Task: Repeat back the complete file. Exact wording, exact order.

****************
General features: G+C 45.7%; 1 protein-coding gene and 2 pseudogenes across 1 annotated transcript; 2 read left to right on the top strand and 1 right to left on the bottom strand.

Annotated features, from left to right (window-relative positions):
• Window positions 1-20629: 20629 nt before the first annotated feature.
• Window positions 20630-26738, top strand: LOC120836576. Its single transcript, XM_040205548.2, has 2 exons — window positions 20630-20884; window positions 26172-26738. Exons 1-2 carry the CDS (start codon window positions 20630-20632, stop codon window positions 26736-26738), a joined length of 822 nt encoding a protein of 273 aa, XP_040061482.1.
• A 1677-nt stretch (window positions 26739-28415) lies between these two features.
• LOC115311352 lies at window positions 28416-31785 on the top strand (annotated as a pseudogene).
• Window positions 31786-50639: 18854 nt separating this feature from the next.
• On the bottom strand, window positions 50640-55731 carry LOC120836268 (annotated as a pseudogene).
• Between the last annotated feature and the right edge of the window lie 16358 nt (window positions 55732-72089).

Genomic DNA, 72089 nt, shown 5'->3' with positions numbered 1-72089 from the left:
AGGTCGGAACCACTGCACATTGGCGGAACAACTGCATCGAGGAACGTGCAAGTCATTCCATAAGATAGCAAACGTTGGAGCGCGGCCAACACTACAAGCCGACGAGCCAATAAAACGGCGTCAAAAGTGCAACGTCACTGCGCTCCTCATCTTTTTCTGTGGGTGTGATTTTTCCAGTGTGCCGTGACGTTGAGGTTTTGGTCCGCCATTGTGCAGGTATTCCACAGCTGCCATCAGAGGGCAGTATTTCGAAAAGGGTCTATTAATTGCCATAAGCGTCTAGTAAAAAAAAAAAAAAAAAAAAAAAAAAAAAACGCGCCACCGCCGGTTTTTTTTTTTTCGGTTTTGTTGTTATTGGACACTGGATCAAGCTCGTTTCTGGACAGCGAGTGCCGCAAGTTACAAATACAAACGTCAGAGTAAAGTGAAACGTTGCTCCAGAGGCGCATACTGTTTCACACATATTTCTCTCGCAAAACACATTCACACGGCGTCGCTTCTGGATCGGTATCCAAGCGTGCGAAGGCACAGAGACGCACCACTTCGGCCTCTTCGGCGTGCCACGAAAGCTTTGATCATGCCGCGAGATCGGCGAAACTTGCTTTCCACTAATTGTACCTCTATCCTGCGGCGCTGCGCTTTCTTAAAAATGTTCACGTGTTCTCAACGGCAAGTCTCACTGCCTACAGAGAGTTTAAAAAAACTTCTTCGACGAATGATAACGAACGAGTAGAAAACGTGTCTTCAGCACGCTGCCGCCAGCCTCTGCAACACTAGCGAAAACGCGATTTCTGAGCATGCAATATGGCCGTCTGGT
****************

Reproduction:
General features: G+C 45.7%; 1 protein-coding gene and 2 pseudogenes across 1 annotated transcript; 2 read left to right on the top strand and 1 right to left on the bottom strand.

Annotated features, from left to right (window-relative positions):
• Window positions 1-20629: 20629 nt before the first annotated feature.
• Window positions 20630-26738, top strand: LOC120836576. Its single transcript, XM_040205548.2, has 2 exons — window positions 20630-20884; window positions 26172-26738. Exons 1-2 carry the CDS (start codon window positions 20630-20632, stop codon window positions 26736-26738), a joined length of 822 nt encoding a protein of 273 aa, XP_040061482.1.
• A 1677-nt stretch (window positions 26739-28415) lies between these two features.
• LOC115311352 lies at window positions 28416-31785 on the top strand (annotated as a pseudogene).
• Window positions 31786-50639: 18854 nt separating this feature from the next.
• On the bottom strand, window positions 50640-55731 carry LOC120836268 (annotated as a pseudogene).
• Between the last annotated feature and the right edge of the window lie 16358 nt (window positions 55732-72089).

Genomic DNA, 72089 nt, shown 5'->3' with positions numbered 1-72089 from the left:
AGGTCGGAACCACTGCACATTGGCGGAACAACTGCATCGAGGAACGTGCAAGTCATTCCATAAGATAGCAAACGTTGGAGCGCGGCCAACACTACAAGCCGACGAGCCAATAAAACGGCGTCAAAAGTGCAACGTCACTGCGCTCCTCATCTTTTTCTGTGGGTGTGATTTTTCCAGTGTGCCGTGACGTTGAGGTTTTGGTCCGCCATTGTGCAGGTATTCCACAGCTGCCATCAGAGGGCAGTATTTCGAAAAGGGTCTATTAATTGCCATAAGCGTCTAGTAAAAAAAAAAAAAAAAAAAAAAAAAAAAAACGCGCCACCGCCGGTTTTTTTTTTTTCGGTTTTGTTGTTATTGGACACTGGATCAAGCTCGTTTCTGGACAGCGAGTGCCGCAAGTTACAAATACAAACGTCAGAGTAAAGTGAAACGTTGCTCCAGAGGCGCATACTGTTTCACACATATTTCTCTCGCAAAACACATTCACACGGCGTCGCTTCTGGATCGGTATCCAAGCGTGCGAAGGCACAGAGACGCACCACTTCGGCCTCTTCGGCGTGCCACGAAAGCTTTGATCATGCCGCGAGATCGGCGAAACTTGCTTTCCACTAATTGTACCTCTATCCTGCGGCGCTGCGCTTTCTTAAAAATGTTCACGTGTTCTCAACGGCAAGTCTCACTGCCTACAGAGAGTTTAAAAAAACTTCTTCGACGAATGATAACGAACGAGTAGAAAACGTGTCTTCAGCACGCTGCCGCCAGCCTCTGCAACACTAGCGAAAACGCGATTTCTGAGCATGCAATATGGCCGTCTGGT